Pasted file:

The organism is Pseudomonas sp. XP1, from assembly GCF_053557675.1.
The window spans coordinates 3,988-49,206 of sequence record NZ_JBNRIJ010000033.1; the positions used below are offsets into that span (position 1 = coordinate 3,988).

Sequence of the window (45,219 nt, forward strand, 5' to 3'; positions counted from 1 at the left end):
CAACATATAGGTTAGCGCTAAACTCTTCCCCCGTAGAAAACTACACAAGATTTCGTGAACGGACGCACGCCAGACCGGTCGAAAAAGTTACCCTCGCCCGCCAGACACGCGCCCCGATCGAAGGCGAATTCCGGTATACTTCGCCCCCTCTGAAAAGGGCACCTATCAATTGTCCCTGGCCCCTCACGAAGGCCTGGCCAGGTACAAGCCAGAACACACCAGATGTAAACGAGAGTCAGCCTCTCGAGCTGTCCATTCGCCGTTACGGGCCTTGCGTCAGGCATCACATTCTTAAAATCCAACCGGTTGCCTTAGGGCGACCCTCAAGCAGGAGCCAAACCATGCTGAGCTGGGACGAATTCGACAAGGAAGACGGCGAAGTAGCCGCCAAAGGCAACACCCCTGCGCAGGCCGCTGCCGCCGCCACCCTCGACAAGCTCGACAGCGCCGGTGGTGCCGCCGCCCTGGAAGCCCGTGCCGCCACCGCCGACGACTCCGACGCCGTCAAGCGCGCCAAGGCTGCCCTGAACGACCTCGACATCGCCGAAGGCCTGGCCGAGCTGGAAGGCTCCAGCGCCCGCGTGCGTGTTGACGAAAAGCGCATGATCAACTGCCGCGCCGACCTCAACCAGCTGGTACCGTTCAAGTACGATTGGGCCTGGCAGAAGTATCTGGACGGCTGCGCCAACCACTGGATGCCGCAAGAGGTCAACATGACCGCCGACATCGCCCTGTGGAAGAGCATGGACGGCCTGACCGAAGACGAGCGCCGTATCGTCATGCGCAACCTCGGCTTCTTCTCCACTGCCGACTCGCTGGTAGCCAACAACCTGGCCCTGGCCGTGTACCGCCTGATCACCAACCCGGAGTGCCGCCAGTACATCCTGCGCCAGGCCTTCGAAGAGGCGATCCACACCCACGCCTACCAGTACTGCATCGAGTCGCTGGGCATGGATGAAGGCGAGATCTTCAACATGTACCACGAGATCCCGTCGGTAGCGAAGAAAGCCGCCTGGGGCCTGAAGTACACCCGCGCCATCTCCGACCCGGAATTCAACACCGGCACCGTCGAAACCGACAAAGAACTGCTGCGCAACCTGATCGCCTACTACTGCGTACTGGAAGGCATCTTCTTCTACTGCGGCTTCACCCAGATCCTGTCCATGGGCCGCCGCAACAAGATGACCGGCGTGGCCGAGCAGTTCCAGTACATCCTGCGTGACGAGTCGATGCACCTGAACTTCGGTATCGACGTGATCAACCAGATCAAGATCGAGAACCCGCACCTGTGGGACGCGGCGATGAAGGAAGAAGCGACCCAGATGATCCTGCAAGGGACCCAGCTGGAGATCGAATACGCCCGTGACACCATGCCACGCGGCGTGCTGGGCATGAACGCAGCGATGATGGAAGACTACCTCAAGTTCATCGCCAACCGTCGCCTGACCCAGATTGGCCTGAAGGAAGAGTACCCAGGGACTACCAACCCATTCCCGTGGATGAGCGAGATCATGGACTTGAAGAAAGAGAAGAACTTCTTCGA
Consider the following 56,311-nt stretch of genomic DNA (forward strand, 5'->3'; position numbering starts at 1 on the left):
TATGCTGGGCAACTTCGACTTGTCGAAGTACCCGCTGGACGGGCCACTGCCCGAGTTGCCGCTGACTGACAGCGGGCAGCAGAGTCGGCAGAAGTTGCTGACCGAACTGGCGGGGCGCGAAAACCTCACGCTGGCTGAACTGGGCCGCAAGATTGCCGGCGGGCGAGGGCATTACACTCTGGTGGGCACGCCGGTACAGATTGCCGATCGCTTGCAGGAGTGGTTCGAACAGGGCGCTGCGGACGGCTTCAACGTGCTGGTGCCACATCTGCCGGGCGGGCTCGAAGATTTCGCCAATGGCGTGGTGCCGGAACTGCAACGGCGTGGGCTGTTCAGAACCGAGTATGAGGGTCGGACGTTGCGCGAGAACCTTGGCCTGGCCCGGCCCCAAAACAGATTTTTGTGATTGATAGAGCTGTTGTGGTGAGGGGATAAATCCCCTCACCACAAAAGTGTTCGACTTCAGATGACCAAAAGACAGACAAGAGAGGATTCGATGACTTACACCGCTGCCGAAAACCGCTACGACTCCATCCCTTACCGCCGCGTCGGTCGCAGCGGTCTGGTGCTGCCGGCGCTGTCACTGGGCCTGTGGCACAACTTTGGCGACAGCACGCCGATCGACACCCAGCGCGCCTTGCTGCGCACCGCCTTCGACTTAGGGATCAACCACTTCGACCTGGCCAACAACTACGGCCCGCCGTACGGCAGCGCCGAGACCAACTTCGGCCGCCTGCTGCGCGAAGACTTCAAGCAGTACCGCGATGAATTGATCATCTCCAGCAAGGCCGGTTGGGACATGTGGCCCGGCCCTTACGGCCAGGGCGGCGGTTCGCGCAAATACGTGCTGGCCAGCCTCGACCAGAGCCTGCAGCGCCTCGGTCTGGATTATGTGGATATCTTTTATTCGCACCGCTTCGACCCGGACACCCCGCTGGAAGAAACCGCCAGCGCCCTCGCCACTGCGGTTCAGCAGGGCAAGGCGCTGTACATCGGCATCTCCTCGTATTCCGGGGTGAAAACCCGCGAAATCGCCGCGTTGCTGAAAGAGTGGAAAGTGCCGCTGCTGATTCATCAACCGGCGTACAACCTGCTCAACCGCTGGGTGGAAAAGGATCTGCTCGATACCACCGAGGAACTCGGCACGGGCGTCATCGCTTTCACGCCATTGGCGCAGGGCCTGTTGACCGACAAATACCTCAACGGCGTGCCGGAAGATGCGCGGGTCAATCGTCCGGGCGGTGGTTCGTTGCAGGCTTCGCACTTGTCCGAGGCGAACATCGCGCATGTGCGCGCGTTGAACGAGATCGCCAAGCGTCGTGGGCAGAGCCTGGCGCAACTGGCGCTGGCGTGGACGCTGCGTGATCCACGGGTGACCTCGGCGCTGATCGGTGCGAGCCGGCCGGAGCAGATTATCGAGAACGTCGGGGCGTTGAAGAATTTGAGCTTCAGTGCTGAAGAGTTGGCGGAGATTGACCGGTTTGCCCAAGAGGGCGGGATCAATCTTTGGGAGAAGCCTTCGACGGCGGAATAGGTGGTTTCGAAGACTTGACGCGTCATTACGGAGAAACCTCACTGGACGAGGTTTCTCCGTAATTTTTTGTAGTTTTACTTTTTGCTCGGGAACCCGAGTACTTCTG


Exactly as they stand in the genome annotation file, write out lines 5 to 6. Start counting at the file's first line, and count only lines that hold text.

Consider the following 56,311-nt stretch of genomic DNA (forward strand, 5'->3'; position numbering starts at 1 on the left):
TATGCTGGGCAACTTCGACTTGTCGAAGTACCCGCTGGACGGGCCACTGCCCGAGTTGCCGCTGACTGACAGCGGGCAGCAGAGTCGGCAGAAGTTGCTGACCGAACTGGCGGGGCGCGAAAACCTCACGCTGGCTGAACTGGGCCGCAAGATTGCCGGCGGGCGAGGGCATTACACTCTGGTGGGCACGCCGGTACAGATTGCCGATCGCTTGCAGGAGTGGTTCGAACAGGGCGCTGCGGACGGCTTCAACGTGCTGGTGCCACATCTGCCGGGCGGGCTCGAAGATTTCGCCAATGGCGTGGTGCCGGAACTGCAACGGCGTGGGCTGTTCAGAACCGAGTATGAGGGTCGGACGTTGCGCGAGAACCTTGGCCTGGCCCGGCCCCAAAACAGATTTTTGTGATTGATAGAGCTGTTGTGGTGAGGGGATAAATCCCCTCACCACAAAAGTGTTCGACTTCAGATGACCAAAAGACAGACAAGAGAGGATTCGATGACTTACACCGCTGCCGAAAACCGCTACGACTCCATCCCTTACCGCCGCGTCGGTCGCAGCGGTCTGGTGCTGCCGGCGCTGTCACTGGGCCTGTGGCACAACTTTGGCGACAGCACGCCGATCGACACCCAGCGCGCCTTGCTGCGCACCGCCTTCGACTTAGGGATCAACCACTTCGACCTGGCCAACAACTACGGCCCGCCGTACGGCAGCGCCGAGACCAACTTCGGCCGCCTGCTGCGCGAAGACTTCAAGCAGTACCGCGATGAATTGATCATCTCCAGCAAGGCCGGTTGGGACATGTGGCCCGGCCCTTACGGCCAGGGCGGCGGTTCGCGCAAATACGTGCTGGCCAGCCTCGACCAGAGCCTGCAGCGCCTCGGTCTGGATTATGTGGATATCTTTTATTCGCACCGCTTCGACCCGGACACCCCGCTGGAAGAAACCGCCAGCGCCCTCGCCACTGCGGTTCAGCAGGGCAAGGCGCTGTACATCGGCATCTCCTCGTATTCCGGGGTGAAAACCCGCGAAATCGCCGCGTTGCTGAAAGAGTGGAAAGTGCCGCTGCTGATTCATCAACCGGCGTACAACCTGCTCAACCGCTGGGTGGAAAAGGATCTGCTCGATACCACCGAGGAACTCGGCACGGGCGTCATCGCTTTCACGCCATTGGCGCAGGGCCTGTTGACCGACAAATACCTCAACGGCGTGCCGGAAGATGCGCGGGTCAATCGTCCGGGCGGTGGTTCGTTGCAGGCTTCGCACTTGTCCGAGGCGAACATCGCGCATGTGCGCGCGTTGAACGAGATCGCCAAGCGTCGTGGGCAGAGCCTGGCGCAACTGGCGCTGGCGTGGACGCTGCGTGATCCACGGGTGACCTCGGCGCTGATCGGTGCGAGCCGGCCGGAGCAGATTATCGAGAACGTCGGGGCGTTGAAGAATTTGAGCTTCAGTGCTGAAGAGTTGGCGGAGATTGACCGGTTTGCCCAAGAGGGCGGGATCAATCTTTGGGAGAAGCCTTCGACGGCGGAATAGGTGGTTTCGAAGACTTGACGCGTCATTACGGAGAAACCTCACTGGACGAGGTTTCTCCGTAATTTTTTGTAGTTTTACTTTTTGCTCGGGAACCCGAGTACTTCTG